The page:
“Besides this, I have been since led to ask the Lord, to put into the hearts of His people to send me articles of furniture for the house, and some clothes for the children.

“When I was asking the petition, I was fully aware what I was doing, i. e., that I was asking for something which I had no natural prospect of obtaining from the brethren whom I know, but which was not too much for the Lord to grant.”

The Big Answer

He was right. Five days later he received a letter from a brother and sister who said they wanted to come work in his orphan house for no salaries because “God will supply all our needs.” This brother and sister also gave all their furniture for use in the house.

Three days after that, a man said he’d been convicted by God to give weekly support to the house. And two more believers offered to work for no salaries, and give all their furniture to the house. And so it went.

George had all of 2 shillings, roughly $16 dollars, when he started praying. But again, he opened his mouth, presenting his needs to God and believing God would provide in His own way and in His timing. And God did. Sometimes with just enough to meet the need, sometimes with large amounts.

In fact, it’s said that Muller received so much in donations that over his life he was able to give away $80,000 pounds (nearly 3 million pounds, or 4.5 million US, in today’s money). Even more amazing is that Muller didn’t use any of the donations for the Orphan house for his or his family’s care. Instead, he trusted God for their daily bread, submitting his request and then waiting, waiting for God to act.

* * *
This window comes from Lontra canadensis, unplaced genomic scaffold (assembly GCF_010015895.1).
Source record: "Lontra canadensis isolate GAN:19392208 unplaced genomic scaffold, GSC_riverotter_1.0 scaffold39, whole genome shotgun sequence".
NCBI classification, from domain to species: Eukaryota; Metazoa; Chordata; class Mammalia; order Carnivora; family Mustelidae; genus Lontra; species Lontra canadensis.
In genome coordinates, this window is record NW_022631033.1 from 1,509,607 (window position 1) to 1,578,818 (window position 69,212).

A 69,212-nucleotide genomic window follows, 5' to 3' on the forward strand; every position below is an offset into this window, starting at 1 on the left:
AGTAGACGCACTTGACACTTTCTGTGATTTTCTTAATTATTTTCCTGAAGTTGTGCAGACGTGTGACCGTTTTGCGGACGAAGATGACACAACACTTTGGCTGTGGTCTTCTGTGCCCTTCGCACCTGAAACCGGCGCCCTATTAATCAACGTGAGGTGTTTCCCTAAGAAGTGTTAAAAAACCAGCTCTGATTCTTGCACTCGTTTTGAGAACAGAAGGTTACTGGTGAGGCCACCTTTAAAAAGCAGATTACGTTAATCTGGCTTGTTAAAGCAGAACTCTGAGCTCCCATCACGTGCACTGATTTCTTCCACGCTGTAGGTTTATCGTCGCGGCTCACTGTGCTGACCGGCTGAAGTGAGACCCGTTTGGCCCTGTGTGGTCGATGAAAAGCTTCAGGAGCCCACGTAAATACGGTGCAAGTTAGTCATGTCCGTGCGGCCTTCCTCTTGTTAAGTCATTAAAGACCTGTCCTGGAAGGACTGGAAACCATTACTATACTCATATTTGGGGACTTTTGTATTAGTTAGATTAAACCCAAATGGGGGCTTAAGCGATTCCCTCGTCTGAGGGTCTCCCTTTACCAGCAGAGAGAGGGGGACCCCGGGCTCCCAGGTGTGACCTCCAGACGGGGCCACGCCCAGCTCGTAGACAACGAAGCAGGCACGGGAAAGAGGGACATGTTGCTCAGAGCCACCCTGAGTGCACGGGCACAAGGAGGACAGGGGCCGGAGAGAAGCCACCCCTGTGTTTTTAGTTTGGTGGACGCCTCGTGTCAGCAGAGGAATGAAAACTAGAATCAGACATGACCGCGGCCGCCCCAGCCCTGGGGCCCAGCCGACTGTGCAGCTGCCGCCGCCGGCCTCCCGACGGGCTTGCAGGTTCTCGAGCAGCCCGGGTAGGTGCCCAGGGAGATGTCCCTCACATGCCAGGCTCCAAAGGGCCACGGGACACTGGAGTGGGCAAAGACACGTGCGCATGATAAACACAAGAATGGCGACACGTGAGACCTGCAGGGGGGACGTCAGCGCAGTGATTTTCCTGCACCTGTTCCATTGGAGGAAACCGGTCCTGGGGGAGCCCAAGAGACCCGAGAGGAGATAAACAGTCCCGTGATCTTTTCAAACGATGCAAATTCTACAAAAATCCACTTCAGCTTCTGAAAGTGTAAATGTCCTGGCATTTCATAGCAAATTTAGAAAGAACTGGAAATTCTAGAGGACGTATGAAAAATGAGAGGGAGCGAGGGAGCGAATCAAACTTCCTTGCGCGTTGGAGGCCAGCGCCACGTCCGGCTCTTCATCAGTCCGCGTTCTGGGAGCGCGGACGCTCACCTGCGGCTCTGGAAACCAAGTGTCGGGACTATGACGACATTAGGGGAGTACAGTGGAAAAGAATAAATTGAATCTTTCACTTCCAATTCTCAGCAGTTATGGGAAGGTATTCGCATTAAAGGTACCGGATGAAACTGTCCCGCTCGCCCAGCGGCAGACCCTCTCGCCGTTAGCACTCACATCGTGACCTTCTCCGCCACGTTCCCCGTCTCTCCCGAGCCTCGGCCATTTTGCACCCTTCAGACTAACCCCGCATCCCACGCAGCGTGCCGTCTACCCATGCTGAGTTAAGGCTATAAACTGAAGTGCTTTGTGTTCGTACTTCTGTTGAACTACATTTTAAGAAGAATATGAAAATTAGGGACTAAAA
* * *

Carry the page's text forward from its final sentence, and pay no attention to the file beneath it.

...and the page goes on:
His Life Wasn’t Easy

Now, in case you’re thinking it was in any way easy for Muller to live this way or that his life was easy, here are some facts:

His father disowned him when he decided to become a missionary

His mother died while he was studying to be a missionary

He and his wife lost two children, one in stillbirth, one when a year old to an illness

Numerous serious health challenges plagued Muller throughout his life

And what about the prayers that God didn’t answer right away? Muller said this:

“We ought to love God, even though we have not answers to our prayers; but all this will greatly increase our love; and it is not only once, but if we mark the hand of God, we shall soon find that we have scores and hundreds of answers to prayer. And thus we shall be led to love Him more and more for all he has done.”